• All master data for equipment and operational activities are centralized on the computer data base. Real time data collection, analysis, and processing are available for the management of all departments for in-time decision making. Centralized master data provides full asset history, elimination of duplicate work, elimination of inconsistent data, and facilitation of the implementation for asset performance management and risk based inspection. This makes use of the corporate master data to record all inspection activities to allow a full history, both financial and physical, to be available for most of the modern asset management techniques. In the past, inspection activities and data had its own domain of reference which caused confusion and duplication. The present invention solves such shortcoming.
  • A unified reporting system generates easy to understand standard reports by all users of all departments. Moreover, standardized work processes use standard escalation procedures (centralized and standardized escalation process if work in not completed in a timely manner which is auditable), workflows, automated notification, and auto-formation of emergency teams.
  • Activation of a module requires predetermined authorizations, which are grouped by business roles. Authorization keys are assigned to master data objects and inspection activities, to ensure that repair, inspection, and maintenance procedures are authorized before being carried out. Such keys also ensure that data entered into the system only by authorized personnel. The security/authorization system ensures separation of duties and responsibilities. It can also identify the responsible person for any erroneous or unauthorized operation.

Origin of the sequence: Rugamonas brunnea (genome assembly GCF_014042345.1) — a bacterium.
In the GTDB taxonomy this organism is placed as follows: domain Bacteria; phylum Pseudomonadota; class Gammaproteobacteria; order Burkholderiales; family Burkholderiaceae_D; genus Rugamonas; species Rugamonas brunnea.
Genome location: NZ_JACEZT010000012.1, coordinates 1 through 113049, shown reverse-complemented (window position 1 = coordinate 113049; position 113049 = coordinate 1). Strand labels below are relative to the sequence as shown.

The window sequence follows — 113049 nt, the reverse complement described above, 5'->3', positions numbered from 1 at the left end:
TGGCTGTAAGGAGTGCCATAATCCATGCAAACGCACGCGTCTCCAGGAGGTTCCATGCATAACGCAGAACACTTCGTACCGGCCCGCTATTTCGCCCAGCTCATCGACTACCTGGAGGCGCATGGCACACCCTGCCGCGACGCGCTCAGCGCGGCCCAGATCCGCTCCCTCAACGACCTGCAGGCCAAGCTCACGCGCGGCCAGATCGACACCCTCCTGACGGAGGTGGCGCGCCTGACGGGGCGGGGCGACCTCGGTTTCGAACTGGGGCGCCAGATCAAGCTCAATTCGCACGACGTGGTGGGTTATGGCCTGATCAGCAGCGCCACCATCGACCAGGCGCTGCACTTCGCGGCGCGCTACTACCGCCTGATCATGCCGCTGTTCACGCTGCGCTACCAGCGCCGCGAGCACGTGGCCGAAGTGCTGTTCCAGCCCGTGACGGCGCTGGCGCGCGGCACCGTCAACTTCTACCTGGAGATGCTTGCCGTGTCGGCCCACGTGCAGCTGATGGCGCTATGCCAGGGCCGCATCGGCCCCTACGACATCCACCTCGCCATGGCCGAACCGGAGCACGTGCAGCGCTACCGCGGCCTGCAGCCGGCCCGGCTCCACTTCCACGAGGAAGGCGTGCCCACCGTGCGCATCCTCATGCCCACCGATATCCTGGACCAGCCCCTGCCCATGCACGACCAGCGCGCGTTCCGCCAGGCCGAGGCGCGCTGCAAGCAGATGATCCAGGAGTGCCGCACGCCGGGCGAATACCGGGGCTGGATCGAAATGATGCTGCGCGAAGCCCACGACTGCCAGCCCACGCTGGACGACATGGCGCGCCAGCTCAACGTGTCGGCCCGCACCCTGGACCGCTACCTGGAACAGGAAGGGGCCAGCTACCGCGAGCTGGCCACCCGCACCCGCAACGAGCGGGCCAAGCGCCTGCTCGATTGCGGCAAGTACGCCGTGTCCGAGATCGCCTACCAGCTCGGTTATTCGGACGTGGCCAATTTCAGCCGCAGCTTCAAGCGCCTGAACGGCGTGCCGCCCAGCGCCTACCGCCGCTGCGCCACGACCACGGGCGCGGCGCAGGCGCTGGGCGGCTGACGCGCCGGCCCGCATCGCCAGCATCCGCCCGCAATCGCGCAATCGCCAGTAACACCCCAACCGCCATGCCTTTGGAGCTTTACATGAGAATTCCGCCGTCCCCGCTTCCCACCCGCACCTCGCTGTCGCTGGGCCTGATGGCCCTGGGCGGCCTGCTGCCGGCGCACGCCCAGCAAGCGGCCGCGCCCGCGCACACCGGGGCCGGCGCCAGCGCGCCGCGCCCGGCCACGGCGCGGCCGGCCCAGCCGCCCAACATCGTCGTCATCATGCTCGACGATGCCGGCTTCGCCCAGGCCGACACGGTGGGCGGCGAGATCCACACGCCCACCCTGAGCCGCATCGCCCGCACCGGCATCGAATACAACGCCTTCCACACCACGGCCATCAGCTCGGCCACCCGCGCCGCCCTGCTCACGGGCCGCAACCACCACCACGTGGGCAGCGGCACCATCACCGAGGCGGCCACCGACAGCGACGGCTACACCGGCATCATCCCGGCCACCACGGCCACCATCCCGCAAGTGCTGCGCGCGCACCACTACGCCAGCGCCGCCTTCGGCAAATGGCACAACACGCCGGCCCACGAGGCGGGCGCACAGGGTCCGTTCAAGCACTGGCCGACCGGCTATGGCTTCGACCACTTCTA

• The system provides lean plant operations because it ensures compliance with the plant standards, procedures, and requirements. It allows such standards, procedures, and requirements to be updated and revised easily, at any time. Also, it includes, and can communicate to plant personnel, “lessons learned” and “best practices.” It further provides a single, coherent equipment history to provide unique features relevant to the particular inspection being performed.
  • In accordance with the invention, the work processes are tailored to provide a total approach to all inspection activities associate with condition monitoring in large industrial facilities.
  • FIG. 2 is a flow chart of the Master Data software module. For each piece of equipment, the computer monitors the date for next inspection or maintenance procedure. In the event that routine inspection is required, or in response to an input that equipment has failed or is malfunctioning, the computer sends a notice, e.g., by e-mail, to inspection personnel, who performs the necessary inspection. If no maintenance or repair work is required on the inspected equipment, the inspector enters appropriate inspection information into the computer system, which then generates and logs the next date of inspection. Depending on the inspection activity, the determination of the next-scheduled date may be determined in the Equipment Inspection Schedule Module, FIG. 17 (for T&I, it is logged in the EIS; for OSI, it is calculated).